Built to be in a class of its own, the Dodge Super Bee set new standards among muscle cars and remains a true classic today.
When the Dodge Super Bee arrived in 1968, it was inspired by another Dodge vehicle, the Coronet, and it was headed for direct competition with Plymouth’s counterpart, the Road Runner. The first two years of the Super Bee received mild fanfare, but a drastic makeover for the 1970 edition and all subsequent model years gave it more attention. The Super Bee was more of a classic car by that point, thanks to its revamped functional interior and aesthetically pleasing exterior. It was known as a “muscle car,” which refers to high-performance American coupes that may or may not feature both a rear-wheel drive and a high-displacement V8 engine. Throughout its history, Dodge produced only 33% as many Super Bee cars as Plymouth produced Road Runners, making Super Bees a little more prized. After 1971, Dodge retired the Super Bee format in favor of the charger, but a few years into the 2000s, a new generation of Super Bees has revived the name.
Dodge Coronet Was The Inspiration
The inspiration for the Dodge Super Bee came from an earlier model of Dodge known as the Coronet. The Coronet debuted back in 1949 as a postwar car, reaching muscle car status by the 1960s. In 1968, its appearance became similar to a Coke bottle, as it had become rounder and smoother than previous Coronet models had been.
It was also offered in a variety of formats, such as two- and four-door sedans, a four-door wagon, a two-door hardtop, and a convertible. The engines followed suit, also becoming available in a variety of formats. The Coronet had several models made based on the engine the vehicle housed, such as the Coronet deluxe.
The Super Bee was one of these variations, introduced midway through 1968, and it was easily recognizable thanks to its dual stripes near the tail. The Super Bee was pitched as a stripped-down Coronet that was only offered as a two-door hardtop coupe with an optional 440 Magnum Engine. These early Super Bees had floor mats, heaters, and window trim come standard, but they also had a heavy bulge hood, dual exhaust, and a heavy-duty suspension.
The Name Came From Chrysler’s B-Body Cars
But what was the origin of the “Super Bee” name? It turns out that the name was derived from the body style of several of Chrysler’s mid-sized cars, such as the Coronet, Roadrunner, and Charger.
In fact, the Chrysler Roadrunner would go on to become a direct competitor for the Super Bee. All of these cars had a ‘B’ Body designation, hence the name “Super Bee.” The Super Bee had an interior reminiscent of a racecar with its next-level gauges and speedometer dash, courtesy of the Dodge Charger.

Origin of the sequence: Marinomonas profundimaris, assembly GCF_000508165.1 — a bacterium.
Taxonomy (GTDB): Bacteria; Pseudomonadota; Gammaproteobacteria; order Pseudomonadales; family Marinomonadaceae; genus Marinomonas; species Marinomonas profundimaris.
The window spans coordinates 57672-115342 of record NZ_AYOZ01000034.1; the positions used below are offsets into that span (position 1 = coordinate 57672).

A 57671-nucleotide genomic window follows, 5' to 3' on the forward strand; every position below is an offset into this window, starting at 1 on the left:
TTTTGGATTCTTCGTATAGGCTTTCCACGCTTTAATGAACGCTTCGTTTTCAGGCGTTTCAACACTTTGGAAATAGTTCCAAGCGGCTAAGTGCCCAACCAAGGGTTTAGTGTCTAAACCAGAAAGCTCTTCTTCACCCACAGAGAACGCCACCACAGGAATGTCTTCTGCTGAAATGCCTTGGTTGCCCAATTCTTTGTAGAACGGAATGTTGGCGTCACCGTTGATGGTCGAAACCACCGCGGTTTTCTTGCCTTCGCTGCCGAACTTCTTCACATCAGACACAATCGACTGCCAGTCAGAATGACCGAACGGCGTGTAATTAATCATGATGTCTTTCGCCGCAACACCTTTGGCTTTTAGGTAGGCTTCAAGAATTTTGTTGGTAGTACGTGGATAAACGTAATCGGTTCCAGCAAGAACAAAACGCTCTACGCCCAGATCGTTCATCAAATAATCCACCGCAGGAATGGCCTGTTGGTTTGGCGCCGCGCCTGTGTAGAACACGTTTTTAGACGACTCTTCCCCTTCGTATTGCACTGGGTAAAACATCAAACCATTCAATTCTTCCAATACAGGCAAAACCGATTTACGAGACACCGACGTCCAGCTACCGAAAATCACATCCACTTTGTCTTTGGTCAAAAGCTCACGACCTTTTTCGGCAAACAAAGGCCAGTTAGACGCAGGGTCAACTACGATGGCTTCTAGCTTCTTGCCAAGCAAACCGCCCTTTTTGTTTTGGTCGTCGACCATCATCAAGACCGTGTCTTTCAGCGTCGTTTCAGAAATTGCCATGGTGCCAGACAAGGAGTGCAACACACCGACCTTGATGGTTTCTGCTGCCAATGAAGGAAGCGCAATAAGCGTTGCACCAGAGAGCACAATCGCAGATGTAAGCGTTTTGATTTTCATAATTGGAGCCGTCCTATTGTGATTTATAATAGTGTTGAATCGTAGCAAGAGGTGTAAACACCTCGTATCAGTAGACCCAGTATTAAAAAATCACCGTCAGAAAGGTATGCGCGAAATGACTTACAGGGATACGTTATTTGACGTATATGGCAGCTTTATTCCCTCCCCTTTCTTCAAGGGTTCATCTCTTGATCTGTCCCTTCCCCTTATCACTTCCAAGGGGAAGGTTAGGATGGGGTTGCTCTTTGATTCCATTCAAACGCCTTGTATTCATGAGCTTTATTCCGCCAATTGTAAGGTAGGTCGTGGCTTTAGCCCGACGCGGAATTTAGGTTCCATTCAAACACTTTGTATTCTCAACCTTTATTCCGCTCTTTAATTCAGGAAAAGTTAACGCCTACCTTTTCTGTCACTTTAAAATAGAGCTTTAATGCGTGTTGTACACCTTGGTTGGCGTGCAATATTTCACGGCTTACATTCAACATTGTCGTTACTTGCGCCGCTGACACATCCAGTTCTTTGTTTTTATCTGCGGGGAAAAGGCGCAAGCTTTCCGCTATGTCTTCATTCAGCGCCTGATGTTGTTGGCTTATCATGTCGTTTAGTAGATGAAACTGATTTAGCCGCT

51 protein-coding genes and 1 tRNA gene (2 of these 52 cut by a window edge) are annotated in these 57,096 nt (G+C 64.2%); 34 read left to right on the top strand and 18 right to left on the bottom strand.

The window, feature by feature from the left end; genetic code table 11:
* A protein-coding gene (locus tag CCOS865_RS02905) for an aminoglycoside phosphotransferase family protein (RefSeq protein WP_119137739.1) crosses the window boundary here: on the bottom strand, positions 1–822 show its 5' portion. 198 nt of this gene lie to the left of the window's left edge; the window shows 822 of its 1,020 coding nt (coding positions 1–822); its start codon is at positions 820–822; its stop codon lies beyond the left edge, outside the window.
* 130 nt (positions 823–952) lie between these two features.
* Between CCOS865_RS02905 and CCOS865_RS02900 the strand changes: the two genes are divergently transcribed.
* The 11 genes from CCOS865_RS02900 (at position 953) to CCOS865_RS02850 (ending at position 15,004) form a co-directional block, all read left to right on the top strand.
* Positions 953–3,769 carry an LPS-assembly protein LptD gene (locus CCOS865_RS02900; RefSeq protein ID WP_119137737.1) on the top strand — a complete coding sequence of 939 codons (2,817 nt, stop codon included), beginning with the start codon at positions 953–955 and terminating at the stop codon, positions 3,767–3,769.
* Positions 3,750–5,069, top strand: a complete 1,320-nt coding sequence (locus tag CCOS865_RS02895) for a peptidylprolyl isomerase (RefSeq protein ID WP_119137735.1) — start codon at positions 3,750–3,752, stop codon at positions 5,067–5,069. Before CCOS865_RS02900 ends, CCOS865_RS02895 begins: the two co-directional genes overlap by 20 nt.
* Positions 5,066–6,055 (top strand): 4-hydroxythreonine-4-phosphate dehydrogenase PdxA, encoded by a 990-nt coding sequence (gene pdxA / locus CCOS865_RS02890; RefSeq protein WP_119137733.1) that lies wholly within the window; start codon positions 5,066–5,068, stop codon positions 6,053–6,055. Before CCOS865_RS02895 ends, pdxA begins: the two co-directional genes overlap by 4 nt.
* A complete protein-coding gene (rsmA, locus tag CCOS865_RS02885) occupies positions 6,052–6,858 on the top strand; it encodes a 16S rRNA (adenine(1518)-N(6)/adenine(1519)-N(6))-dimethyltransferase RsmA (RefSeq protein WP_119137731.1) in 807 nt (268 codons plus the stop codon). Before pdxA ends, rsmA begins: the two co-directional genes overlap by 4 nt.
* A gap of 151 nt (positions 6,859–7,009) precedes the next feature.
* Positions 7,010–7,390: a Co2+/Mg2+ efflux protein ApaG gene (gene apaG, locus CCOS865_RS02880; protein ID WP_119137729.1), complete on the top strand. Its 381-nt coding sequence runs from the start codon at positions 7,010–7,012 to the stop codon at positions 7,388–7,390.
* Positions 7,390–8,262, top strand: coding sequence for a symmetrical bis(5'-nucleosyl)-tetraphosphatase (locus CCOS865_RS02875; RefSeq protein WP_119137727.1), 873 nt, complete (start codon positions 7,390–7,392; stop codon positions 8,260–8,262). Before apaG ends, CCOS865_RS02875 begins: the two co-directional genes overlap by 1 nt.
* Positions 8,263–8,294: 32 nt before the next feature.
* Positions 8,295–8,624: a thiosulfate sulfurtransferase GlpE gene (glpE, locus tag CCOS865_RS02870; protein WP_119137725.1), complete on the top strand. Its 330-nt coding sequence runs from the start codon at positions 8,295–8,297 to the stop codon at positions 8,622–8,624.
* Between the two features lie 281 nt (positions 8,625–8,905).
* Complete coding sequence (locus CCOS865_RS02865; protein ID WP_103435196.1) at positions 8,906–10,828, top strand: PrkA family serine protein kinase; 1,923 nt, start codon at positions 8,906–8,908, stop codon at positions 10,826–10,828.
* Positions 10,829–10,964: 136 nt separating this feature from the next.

However, features like these and several others guaranteed the Super Bee would be more expensive than other Dodge cars were at the time. Meanwhile, the Roadrunner was designed to be more budget-minded, and it showed. The Super Bee also showcased a 6.3-liter Magnum Big-Block V8 engine and a heavy-duty suspension package.
The exterior also featured its signature bee logo stripe that was wrapped around the tail, known as the ‘Bumble Bee Stripe’. The car managed to catch on in a racing demographic, and these early Super Bee vehicles would also gain secondhand popularity among teenage enthusiasts who wanted bargain used cars to drive.
1970 Featured A Significant Redesign
After the first two years, 1970 saw a massive overhaul in the appearance of the Super Bee. When only 27,800 Super Bees were sold in 1969 compared to 84,420 Roadrunners, Dodge began to consider that something about the Roadrunner was working where it wasn’t regarding the Super Bee, and thus they decided a new approach was required to successfully compete. Both cars had similar engines, and come 1970, Super Bees were announced to have many of the same features, such as a new front grille.
Other changes included a twin-loop design on the more complex front end. Further modifications came to the Super Bee the following year in 1971, though only 33% were sold compared to the Roadrunner. The Super Bee folded in 1971 and Dodge moved to the Charger platform after that.
A New Generation Was Inspired By The Original
However, discontinuation was not the end for the Super Bee. The name was resurrected for early 21st century Dodge Charger models, specifically the 2007, 2008, 2009, 2012, and 2013 model years.
These second-generation Super Bees were partially manufactured in St. Paul, Minnesota before they were completed in Dodge’s Brampton, Ontario, Canada plant, where all the Dodge Chargers were finished.
The Super Bee was even part of the “Charger on steroids” series that was part of Chrysler Group’s Street and Racing Technology, and the 2007 Dodge Charger SRT-8 Super Bee was the first vehicle to be included in this iteration. After 2013, the name (and series) was once again retired.
Sources: insideline.com, hagerty.com, historics.co.uk, allpar.com,